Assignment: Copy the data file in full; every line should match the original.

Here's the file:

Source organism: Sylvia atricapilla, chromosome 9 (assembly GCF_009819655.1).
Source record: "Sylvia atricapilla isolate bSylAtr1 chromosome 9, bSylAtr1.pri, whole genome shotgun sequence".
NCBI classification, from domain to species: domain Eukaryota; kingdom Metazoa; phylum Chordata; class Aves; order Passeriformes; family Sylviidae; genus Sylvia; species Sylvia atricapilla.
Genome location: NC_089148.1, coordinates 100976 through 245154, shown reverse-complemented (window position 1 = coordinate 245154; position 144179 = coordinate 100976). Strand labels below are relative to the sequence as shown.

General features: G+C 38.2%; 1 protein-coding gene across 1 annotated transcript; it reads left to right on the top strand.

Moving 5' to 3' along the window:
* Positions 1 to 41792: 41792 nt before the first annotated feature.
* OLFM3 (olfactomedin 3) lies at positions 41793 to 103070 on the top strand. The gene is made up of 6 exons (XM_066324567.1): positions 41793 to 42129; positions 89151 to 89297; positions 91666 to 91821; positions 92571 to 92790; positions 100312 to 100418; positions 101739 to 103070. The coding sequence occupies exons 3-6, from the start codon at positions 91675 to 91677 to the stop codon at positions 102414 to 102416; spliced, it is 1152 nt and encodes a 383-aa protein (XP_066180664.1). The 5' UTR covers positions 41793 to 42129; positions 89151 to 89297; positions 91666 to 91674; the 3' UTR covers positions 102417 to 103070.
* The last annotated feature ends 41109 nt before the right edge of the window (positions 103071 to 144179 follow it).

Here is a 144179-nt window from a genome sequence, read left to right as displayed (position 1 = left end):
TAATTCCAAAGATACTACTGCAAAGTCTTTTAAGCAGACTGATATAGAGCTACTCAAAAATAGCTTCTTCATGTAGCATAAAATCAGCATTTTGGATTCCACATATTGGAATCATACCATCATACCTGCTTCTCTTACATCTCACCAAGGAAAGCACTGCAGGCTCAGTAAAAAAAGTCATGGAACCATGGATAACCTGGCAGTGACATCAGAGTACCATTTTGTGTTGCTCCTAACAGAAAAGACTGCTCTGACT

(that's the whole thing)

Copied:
Source organism: Sylvia atricapilla, chromosome 9 (assembly GCF_009819655.1).
Source record: "Sylvia atricapilla isolate bSylAtr1 chromosome 9, bSylAtr1.pri, whole genome shotgun sequence".
NCBI classification, from domain to species: domain Eukaryota; kingdom Metazoa; phylum Chordata; class Aves; order Passeriformes; family Sylviidae; genus Sylvia; species Sylvia atricapilla.
Genome location: NC_089148.1, coordinates 100976 through 245154, shown reverse-complemented (window position 1 = coordinate 245154; position 144179 = coordinate 100976). Strand labels below are relative to the sequence as shown.

General features: G+C 38.2%; 1 protein-coding gene across 1 annotated transcript; it reads left to right on the top strand.

Moving 5' to 3' along the window:
* Positions 1 to 41792: 41792 nt before the first annotated feature.
* OLFM3 (olfactomedin 3) lies at positions 41793 to 103070 on the top strand. The gene is made up of 6 exons (XM_066324567.1): positions 41793 to 42129; positions 89151 to 89297; positions 91666 to 91821; positions 92571 to 92790; positions 100312 to 100418; positions 101739 to 103070. The coding sequence occupies exons 3-6, from the start codon at positions 91675 to 91677 to the stop codon at positions 102414 to 102416; spliced, it is 1152 nt and encodes a 383-aa protein (XP_066180664.1). The 5' UTR covers positions 41793 to 42129; positions 89151 to 89297; positions 91666 to 91674; the 3' UTR covers positions 102417 to 103070.
* The last annotated feature ends 41109 nt before the right edge of the window (positions 103071 to 144179 follow it).

Here is a 144179-nt window from a genome sequence, read left to right as displayed (position 1 = left end):
TAATTCCAAAGATACTACTGCAAAGTCTTTTAAGCAGACTGATATAGAGCTACTCAAAAATAGCTTCTTCATGTAGCATAAAATCAGCATTTTGGATTCCACATATTGGAATCATACCATCATACCTGCTTCTCTTACATCTCACCAAGGAAAGCACTGCAGGCTCAGTAAAAAAAGTCATGGAACCATGGATAACCTGGCAGTGACATCAGAGTACCATTTTGTGTTGCTCCTAACAGAAAAGACTGCTCTGACT